Walking along Main Street in our down-on-the-heels town I stopped outside a pet-shampoo establishment to look at a table covered with merchandise. The old Harris eagle eye zeroed in on two “finds”: paperback versions, in pretty good condition, of John Banville’s The Infinities and James Ellroy’s This Storm. Sometimes you get lucky.
My luck intensified when I ducked my head into the establishment and the proprietor—middle-aged, long-haired, and as ragged as the sort of mangy dog who might require a medicated bath—told me that the books were free. A $20 value—and this Midwesterner, penny-conscious to the core, left with his wallet no lighter.
Banville consistently delivers. The Untouchable, his novel based on the life of that wonderful-cultured Russophile and true European, Anthony Blunt, was his masterpiece, but Shroud and Mrs. Osmond were also commendable. When I think about it, it’s amazing that a Banville, a man of letters in the old-fashioned sense, should still be working and publishing in this philistine age. More power to him.
As for Ellroy, I was onto him in the 1970s, having drifted in his direction after exhausting the collected works of Hammett, Chandler, and MacDonald. I didn’t last long with him back then. At that point, the man couldn’t write. I don’t mean that in any complicated way. It wasn’t that he couldn’t write as a matter of structure or plotting, even though he couldn’t do that either. It was rather that he seemed not quite grammatically competent. Pick up a copy of one of Ellroy’s early works, such as Killer on the Road or Because the Night, and you’ll see what I mean. The clumsiness of the language on the level of word choice, syntax, etc., is remarkable. I’d say that those books seem to be written by someone for whom English was a third language, but that would be insulting to Joseph Conrad, and indeed for Vladimir Putin, who I’m appraised is a fine stylist in English (his second language being, of course, German). Anyway, Ellroy’s early books were unreadable. I bounced off the opening chapters of at least three of them before disposing of them.
Then a small miracle happened. Ellroy developed one of the strangest and most interesting narrative voices in postwar American fiction—which admittedly isn’t saying much, but it would’ve stood out under any circumstances. The Ellroy narrator—a bigoted and omniscient beatnik, spewing out mid-century hipster slang and elaborately offensive racial and ethnic epithets as he reports from the moral disaster zones of Los Angeles and elsewhere—is a fine literary invention. As I’m not the first to ask: just who is the offensive, jive-talking, obsessive-compulsively repetitive maniac who narrates Ellroy’s books supposed to be? No matter. That voice made all the difference and is much of what makes books like American Tabloid and The Cold Six Thousand so much fun to read, helping elevate them far above the usual genre material.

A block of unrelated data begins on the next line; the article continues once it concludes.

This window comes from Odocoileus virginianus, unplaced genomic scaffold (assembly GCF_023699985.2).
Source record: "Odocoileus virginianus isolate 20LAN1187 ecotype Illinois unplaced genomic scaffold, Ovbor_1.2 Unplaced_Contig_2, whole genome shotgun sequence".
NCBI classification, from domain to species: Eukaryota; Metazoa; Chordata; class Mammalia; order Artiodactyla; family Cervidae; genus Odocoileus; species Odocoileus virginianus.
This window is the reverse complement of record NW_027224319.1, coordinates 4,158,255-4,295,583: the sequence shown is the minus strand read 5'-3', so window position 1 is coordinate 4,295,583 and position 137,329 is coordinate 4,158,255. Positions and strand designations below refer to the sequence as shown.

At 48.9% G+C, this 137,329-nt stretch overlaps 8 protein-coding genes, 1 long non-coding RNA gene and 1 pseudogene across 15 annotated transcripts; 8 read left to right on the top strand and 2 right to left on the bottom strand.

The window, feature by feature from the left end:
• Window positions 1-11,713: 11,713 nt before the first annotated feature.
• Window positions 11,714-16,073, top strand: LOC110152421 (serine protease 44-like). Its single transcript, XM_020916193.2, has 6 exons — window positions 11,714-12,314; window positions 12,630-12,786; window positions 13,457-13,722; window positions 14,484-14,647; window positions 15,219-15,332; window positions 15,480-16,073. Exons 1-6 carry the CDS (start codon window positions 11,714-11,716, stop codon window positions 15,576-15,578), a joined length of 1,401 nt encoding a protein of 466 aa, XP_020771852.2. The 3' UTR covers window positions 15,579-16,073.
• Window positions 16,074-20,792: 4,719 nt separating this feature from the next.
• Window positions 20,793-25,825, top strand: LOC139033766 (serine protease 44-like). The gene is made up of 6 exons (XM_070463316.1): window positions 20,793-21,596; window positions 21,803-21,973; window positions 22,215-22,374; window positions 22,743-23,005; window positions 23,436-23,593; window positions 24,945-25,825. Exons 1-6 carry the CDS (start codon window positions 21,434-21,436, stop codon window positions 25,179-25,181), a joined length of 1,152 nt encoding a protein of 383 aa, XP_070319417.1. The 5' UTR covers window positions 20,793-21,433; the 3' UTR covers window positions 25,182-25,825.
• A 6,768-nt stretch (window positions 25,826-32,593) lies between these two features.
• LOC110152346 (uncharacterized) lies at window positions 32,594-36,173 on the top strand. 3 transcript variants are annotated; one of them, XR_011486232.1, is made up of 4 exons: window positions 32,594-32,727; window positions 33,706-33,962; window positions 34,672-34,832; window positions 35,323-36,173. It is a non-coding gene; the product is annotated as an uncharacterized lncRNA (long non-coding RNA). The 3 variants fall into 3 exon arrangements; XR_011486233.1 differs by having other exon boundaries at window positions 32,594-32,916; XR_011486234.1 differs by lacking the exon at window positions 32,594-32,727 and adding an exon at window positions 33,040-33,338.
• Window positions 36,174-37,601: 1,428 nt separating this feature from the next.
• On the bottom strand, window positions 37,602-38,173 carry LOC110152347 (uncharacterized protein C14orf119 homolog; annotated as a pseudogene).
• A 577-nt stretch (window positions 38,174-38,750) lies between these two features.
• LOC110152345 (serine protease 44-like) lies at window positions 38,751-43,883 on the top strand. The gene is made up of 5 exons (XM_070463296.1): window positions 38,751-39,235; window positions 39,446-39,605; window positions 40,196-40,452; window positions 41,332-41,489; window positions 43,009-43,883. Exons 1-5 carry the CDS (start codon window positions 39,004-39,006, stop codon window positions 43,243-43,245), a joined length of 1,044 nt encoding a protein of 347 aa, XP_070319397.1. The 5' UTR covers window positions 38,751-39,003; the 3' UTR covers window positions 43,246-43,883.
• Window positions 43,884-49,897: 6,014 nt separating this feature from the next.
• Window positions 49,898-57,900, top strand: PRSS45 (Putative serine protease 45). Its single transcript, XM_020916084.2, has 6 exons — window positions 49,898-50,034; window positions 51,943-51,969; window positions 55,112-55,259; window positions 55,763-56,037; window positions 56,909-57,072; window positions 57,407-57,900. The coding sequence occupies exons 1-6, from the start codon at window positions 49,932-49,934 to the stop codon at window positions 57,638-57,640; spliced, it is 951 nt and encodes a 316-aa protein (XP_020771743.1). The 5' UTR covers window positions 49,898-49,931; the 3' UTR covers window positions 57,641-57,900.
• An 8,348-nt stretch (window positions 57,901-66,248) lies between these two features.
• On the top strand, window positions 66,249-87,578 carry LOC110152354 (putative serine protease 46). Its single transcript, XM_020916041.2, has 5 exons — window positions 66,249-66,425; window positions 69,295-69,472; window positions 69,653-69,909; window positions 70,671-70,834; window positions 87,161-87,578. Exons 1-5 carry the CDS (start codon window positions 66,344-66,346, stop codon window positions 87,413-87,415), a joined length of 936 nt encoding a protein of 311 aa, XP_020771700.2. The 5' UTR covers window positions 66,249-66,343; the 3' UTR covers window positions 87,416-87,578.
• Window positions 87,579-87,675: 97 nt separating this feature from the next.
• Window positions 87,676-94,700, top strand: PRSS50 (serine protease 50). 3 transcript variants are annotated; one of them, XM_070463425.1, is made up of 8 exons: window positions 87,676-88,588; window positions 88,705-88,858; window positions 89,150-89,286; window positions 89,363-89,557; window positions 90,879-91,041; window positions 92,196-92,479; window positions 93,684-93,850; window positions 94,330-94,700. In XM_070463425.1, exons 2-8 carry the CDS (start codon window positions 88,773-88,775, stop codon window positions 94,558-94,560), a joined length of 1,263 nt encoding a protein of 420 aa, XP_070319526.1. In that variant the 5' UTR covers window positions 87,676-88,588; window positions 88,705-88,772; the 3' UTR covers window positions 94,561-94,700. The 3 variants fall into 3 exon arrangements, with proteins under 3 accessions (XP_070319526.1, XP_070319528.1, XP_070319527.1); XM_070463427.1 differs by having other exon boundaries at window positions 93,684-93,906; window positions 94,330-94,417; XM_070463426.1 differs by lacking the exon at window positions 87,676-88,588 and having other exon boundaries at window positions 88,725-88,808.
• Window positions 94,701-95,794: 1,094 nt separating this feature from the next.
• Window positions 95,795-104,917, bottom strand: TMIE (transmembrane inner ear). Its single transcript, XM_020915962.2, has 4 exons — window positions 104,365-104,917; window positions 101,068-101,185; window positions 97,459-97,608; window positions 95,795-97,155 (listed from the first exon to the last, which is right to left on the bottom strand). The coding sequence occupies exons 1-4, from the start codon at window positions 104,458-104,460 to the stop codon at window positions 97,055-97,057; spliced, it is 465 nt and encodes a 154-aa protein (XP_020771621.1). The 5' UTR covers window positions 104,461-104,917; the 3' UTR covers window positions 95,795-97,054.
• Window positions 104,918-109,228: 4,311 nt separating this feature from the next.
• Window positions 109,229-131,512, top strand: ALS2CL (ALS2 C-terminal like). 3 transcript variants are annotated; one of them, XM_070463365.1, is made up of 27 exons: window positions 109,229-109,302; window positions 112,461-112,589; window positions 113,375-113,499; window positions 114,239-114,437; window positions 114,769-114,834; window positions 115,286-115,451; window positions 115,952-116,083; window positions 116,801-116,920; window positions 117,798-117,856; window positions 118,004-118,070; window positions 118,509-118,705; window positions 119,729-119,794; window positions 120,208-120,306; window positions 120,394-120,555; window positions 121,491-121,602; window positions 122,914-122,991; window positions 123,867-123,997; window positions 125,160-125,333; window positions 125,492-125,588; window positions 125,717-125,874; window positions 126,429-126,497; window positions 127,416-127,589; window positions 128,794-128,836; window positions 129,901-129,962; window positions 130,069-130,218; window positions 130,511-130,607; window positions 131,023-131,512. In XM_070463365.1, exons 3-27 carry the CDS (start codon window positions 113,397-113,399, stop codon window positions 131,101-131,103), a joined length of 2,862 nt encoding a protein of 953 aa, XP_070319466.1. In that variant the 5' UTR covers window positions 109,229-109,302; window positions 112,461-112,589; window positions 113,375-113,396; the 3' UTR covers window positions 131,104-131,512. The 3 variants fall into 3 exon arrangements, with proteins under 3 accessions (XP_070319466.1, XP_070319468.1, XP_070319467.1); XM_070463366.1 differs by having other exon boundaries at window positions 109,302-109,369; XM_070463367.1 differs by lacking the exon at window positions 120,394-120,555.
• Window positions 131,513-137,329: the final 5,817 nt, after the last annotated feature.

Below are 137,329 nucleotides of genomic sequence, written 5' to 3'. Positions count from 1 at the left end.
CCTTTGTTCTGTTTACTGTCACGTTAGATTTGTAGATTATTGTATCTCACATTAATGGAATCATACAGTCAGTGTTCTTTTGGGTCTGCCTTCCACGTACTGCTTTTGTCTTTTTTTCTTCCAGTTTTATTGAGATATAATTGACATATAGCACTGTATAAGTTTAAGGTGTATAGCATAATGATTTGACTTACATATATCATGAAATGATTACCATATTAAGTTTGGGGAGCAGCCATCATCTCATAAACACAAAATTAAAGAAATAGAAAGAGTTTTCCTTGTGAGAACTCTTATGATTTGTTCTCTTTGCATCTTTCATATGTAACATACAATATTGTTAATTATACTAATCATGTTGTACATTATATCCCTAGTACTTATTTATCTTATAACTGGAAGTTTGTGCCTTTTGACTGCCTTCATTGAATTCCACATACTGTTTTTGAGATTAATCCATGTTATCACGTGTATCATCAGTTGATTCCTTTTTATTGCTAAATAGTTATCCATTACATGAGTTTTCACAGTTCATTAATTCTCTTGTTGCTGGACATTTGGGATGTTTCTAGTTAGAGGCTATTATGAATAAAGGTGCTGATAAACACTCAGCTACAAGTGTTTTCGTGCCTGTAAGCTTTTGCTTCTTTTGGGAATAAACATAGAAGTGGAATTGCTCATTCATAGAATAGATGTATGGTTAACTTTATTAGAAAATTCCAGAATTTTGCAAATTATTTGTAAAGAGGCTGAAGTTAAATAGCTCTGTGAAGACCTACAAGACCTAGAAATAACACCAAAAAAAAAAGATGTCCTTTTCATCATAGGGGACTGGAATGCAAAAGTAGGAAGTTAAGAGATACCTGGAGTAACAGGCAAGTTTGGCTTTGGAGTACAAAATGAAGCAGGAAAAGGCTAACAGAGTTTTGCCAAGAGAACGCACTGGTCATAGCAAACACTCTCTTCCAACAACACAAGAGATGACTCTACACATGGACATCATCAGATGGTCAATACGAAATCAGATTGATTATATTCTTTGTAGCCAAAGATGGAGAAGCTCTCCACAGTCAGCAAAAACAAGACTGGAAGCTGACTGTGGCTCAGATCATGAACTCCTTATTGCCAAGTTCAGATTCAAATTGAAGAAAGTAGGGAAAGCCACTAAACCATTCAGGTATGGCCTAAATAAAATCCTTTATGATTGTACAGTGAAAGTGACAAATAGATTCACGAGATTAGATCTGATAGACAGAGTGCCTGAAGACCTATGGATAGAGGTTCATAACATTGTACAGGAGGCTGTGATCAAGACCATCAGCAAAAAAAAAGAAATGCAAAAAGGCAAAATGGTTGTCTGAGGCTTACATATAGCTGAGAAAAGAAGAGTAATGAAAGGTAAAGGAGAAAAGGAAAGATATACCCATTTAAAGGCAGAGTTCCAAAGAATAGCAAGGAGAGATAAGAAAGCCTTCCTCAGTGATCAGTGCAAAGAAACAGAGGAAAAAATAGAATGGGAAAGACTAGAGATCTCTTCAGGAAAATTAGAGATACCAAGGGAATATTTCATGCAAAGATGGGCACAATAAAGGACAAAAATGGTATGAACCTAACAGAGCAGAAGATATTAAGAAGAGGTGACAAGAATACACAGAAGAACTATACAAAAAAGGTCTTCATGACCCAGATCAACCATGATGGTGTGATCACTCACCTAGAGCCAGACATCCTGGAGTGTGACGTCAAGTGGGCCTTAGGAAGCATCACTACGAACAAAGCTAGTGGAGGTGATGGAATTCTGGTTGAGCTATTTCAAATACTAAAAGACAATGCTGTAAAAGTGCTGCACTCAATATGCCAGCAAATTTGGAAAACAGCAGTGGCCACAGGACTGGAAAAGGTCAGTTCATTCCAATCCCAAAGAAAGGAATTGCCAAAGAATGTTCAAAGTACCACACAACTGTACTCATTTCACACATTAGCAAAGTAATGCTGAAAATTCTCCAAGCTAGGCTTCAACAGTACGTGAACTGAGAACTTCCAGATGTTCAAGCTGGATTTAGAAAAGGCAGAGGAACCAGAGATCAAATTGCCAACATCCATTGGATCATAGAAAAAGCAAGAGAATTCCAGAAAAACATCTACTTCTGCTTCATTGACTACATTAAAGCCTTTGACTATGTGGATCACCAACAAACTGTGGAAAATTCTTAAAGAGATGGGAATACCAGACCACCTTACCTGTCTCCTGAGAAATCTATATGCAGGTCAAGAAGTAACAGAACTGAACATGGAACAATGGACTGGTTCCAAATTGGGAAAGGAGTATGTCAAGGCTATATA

The fact that Ellroy learned how to tell a story, driving his plots forward with a cascading, energy, didn’t hurt. Nor did the implicit view of U.S. history that Ellroy’s later works put forth, a view that’s dear to my heart. Ellroy depicts postwar America as a violent cesspool, a hell of total corruption, a place 99 percent of the spectacularly ugly history of which took place in secret as a matter of conspiracy, beyond the sight of the average citizen. That sounds about right to me. Upon finishing American Tabloid and The Cold Six Thousand, which propose an eerily convincing alternative history of the Kennedy years as an era the driving element of which was psychopathy, I wished that the book was taught in high school U.S. history classes as a standard factual account of the period. “What?” you spit. “But the book isn’t true.” My retort is that it expresses a higher truth.
A word on Main Street in our Indiana town. It had been declining for decades, but the pandemic dealt it yet another blow. Empty storefronts are everywhere, and the businesses that are there seem like they’ll be short-lived, such as a tanning parlor and the doggie bathhouse the proprietor of which (God bless him) did me a good turn. The hardware store and grocery are both gone, victims of the big-box retailers on the outskirts of town, and those are the sorts of businesses that can ground a town and give it its identity.
Neo-liberal capitalism continues its assault on decency.